It has been another wonderfully busy week at the University of Canberra. There have been some great discussions about teaching and learning. I have been hoping to write about a number of ideas that arose from those discussions whilst trying to think about some of the digital immigrant and digital native conversations going on at the Growing Up in Australia conference in Melbourne.
A fortuitous checking of my Twitter account led me to Sylvia’s Generation Yes‘s blog post about the Circle of Life: the technology-using educator edition. Her post was the catalyst to write this post about educational technology and digital status. (Her conclusion took my thoughts back to Erica McWilliam and the role of the teacher in another line of thought and then on to a report about creativity.)
Some fragments from the discussions about the use of digital technology this week include:
Michael Bittman (University of New England, Australia) and Leonie Rutherford (Deakin University, Australia) presented a paper on Digital Natives, Issues and Evidence About Children’s Use of New and Old Media. The abstract of their paper can be found here (page 7). (Their abstract took me back to Mark Prensky‘s work and last year’s discussion of these ideas by Sue Bennett and her colleagues. I accessed the Digital Natives blog for the first time via a Wikipedia link.)
Leigh Blackall discussed the role of the Popular Internet in Teaching and Research at a University of Canberra workshop on teaching and learning. His work excites me and it was great to hear him develop his ideas in person.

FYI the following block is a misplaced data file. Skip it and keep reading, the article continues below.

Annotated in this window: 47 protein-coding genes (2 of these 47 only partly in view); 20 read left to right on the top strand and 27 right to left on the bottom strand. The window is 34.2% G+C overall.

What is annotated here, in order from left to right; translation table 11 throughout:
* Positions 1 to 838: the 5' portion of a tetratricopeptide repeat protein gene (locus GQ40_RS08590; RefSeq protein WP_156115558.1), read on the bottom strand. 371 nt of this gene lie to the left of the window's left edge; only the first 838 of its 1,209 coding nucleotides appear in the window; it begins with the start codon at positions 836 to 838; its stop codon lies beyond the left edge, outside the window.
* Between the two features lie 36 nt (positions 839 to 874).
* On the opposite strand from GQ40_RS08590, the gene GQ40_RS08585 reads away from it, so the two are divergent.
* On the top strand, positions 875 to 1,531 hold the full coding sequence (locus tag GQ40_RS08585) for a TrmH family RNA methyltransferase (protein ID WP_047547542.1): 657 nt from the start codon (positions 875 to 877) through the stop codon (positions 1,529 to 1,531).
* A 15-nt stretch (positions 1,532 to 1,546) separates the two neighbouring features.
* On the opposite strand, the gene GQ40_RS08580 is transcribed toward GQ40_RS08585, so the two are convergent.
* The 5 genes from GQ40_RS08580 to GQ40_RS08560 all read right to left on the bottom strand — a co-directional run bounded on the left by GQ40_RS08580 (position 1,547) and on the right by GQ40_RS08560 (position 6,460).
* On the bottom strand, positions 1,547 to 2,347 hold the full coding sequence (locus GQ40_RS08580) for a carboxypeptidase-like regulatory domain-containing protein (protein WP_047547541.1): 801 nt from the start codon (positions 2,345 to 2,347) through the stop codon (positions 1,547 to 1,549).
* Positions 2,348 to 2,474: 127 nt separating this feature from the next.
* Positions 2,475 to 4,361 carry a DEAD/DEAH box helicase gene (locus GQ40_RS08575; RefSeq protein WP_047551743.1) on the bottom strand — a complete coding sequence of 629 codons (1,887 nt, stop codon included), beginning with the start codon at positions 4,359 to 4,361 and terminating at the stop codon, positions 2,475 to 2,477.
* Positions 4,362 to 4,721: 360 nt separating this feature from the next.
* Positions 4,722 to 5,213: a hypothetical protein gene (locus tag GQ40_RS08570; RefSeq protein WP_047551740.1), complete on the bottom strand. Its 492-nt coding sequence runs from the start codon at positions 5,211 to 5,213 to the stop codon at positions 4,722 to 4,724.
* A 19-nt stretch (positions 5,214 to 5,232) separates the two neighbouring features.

I liked hearing about James Neil’s use of Wikiversity at the same workshop too. James is a passionate advocate for Open Access.
All these opportunities to reflect on our digital status led me back to ideas discussed in CCK08 in relation to wayfinding and to a paper delivered by George Siemens earlier this year ‘Learning and technology: success and strategy in a digital world‘. They led me back even further to my fascination with notational analysis and cartography stimulated by Alfred Wainwright (he compiled handwritten and hand-drawn Pictorial Guides to the Lakeland Fells that resonate so perfectly with Edward Tufte‘s work).
… and thence back to Sylvia Martinez‘s post and the building of expertise in the cycle of life:
You attempt something on a wide scale, collaborating with other like-minded educators. You find renewed energy as you work with students or teachers and see things change. You find books, even some written decades or centuries ago that support your beliefs. You become better able to articulate the “why” of all this. You think about going back to school. You find experts outside of your newly constructed network.
I am wondering if rather than being an immigrant or native there are opportunities for wayfinding that are triggered by biography but are nourished by the willingness to travel.